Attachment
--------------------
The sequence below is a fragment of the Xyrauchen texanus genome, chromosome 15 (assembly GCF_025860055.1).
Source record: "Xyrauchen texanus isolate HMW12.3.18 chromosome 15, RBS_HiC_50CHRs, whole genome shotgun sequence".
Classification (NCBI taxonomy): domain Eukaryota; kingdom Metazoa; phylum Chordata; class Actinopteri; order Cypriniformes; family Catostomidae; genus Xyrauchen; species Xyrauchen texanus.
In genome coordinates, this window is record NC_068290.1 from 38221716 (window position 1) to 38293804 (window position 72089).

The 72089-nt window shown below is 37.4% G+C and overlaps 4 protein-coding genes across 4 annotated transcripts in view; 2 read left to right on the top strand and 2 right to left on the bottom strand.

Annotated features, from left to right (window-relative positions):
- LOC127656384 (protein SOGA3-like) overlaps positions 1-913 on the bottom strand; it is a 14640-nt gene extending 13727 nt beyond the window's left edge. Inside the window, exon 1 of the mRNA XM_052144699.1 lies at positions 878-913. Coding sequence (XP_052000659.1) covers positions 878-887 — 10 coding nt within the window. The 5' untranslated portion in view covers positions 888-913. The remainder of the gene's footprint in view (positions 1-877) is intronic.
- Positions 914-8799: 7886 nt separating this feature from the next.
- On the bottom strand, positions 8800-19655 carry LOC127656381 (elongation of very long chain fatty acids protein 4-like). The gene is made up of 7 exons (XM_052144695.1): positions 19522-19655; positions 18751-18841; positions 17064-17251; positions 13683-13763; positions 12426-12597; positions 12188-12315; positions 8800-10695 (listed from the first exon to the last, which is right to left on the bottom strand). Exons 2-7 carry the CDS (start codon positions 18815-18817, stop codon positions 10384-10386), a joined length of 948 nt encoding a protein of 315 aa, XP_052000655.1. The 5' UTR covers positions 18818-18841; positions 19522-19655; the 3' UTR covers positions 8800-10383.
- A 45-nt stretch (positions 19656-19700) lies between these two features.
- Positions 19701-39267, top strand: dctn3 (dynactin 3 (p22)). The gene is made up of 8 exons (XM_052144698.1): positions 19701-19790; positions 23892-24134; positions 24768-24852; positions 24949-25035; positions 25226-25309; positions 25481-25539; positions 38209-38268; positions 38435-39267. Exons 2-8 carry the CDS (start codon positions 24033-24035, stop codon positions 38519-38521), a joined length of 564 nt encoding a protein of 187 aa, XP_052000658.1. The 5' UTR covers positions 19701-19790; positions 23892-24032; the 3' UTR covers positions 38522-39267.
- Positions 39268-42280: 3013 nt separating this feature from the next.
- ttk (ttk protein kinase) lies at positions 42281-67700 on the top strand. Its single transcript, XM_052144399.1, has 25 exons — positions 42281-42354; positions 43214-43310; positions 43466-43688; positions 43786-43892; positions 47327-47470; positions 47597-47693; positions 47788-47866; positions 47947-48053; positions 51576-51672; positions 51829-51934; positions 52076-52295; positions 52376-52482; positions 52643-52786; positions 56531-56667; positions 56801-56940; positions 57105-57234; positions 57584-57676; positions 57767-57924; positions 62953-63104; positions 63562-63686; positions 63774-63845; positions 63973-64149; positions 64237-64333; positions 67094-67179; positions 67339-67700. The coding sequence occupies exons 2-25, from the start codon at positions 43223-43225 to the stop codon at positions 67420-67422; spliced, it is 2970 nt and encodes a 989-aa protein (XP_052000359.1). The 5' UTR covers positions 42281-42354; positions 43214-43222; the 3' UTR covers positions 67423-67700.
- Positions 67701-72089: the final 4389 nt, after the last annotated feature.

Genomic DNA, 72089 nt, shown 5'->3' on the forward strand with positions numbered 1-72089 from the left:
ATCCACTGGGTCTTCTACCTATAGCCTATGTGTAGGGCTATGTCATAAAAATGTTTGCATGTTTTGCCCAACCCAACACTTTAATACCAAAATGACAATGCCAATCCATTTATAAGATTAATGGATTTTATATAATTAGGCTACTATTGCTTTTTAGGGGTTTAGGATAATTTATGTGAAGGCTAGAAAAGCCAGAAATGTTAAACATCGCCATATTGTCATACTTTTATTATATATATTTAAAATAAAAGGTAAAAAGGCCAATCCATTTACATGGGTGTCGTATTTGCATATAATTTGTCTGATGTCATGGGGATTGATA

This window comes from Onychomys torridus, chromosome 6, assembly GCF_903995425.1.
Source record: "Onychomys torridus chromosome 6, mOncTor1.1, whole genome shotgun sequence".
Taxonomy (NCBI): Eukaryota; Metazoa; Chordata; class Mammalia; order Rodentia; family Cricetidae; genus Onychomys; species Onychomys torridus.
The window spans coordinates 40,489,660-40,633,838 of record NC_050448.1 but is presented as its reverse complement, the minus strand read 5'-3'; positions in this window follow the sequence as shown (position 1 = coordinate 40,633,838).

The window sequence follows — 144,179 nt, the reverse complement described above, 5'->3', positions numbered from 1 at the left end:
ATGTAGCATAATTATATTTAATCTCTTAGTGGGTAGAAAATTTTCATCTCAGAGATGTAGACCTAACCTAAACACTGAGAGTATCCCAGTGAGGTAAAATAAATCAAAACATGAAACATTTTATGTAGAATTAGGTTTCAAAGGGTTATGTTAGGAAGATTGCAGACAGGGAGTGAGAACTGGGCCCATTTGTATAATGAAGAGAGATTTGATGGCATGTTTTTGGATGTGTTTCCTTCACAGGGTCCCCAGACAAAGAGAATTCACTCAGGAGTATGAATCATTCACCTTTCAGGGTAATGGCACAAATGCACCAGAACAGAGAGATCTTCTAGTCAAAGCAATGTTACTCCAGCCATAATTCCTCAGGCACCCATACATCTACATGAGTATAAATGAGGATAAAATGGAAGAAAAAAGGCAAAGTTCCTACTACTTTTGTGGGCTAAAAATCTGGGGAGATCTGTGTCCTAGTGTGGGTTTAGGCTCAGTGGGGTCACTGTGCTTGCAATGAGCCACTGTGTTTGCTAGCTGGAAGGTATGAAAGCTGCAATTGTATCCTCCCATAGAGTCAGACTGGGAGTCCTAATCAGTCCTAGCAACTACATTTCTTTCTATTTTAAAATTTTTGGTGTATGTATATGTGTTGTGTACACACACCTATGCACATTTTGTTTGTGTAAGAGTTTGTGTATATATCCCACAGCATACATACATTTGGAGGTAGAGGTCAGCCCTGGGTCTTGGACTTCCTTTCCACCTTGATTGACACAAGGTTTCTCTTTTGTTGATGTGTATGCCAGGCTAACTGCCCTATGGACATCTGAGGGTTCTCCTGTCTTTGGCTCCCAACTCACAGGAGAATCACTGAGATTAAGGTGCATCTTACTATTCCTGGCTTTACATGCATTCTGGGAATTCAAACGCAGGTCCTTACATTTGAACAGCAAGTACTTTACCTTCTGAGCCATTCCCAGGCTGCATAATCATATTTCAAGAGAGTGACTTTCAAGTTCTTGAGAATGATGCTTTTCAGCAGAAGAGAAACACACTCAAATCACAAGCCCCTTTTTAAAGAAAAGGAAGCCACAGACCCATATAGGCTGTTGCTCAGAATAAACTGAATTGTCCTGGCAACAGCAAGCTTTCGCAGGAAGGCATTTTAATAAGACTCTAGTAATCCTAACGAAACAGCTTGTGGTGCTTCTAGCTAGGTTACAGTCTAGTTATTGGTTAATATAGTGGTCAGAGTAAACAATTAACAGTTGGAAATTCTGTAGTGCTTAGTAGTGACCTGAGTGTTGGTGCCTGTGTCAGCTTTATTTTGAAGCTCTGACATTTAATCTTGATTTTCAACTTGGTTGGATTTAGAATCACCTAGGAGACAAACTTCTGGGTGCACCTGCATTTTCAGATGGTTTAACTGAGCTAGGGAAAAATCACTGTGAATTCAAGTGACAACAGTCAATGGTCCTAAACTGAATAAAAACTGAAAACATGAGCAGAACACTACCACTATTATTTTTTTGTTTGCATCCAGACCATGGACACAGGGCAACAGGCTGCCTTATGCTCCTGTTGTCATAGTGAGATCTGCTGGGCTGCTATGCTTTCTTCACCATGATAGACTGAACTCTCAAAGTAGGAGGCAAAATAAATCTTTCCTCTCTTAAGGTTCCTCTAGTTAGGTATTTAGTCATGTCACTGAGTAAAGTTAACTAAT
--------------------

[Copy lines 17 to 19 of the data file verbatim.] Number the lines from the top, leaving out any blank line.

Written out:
This window comes from Onychomys torridus, chromosome 6, assembly GCF_903995425.1.
Source record: "Onychomys torridus chromosome 6, mOncTor1.1, whole genome shotgun sequence".
Taxonomy (NCBI): Eukaryota; Metazoa; Chordata; class Mammalia; order Rodentia; family Cricetidae; genus Onychomys; species Onychomys torridus.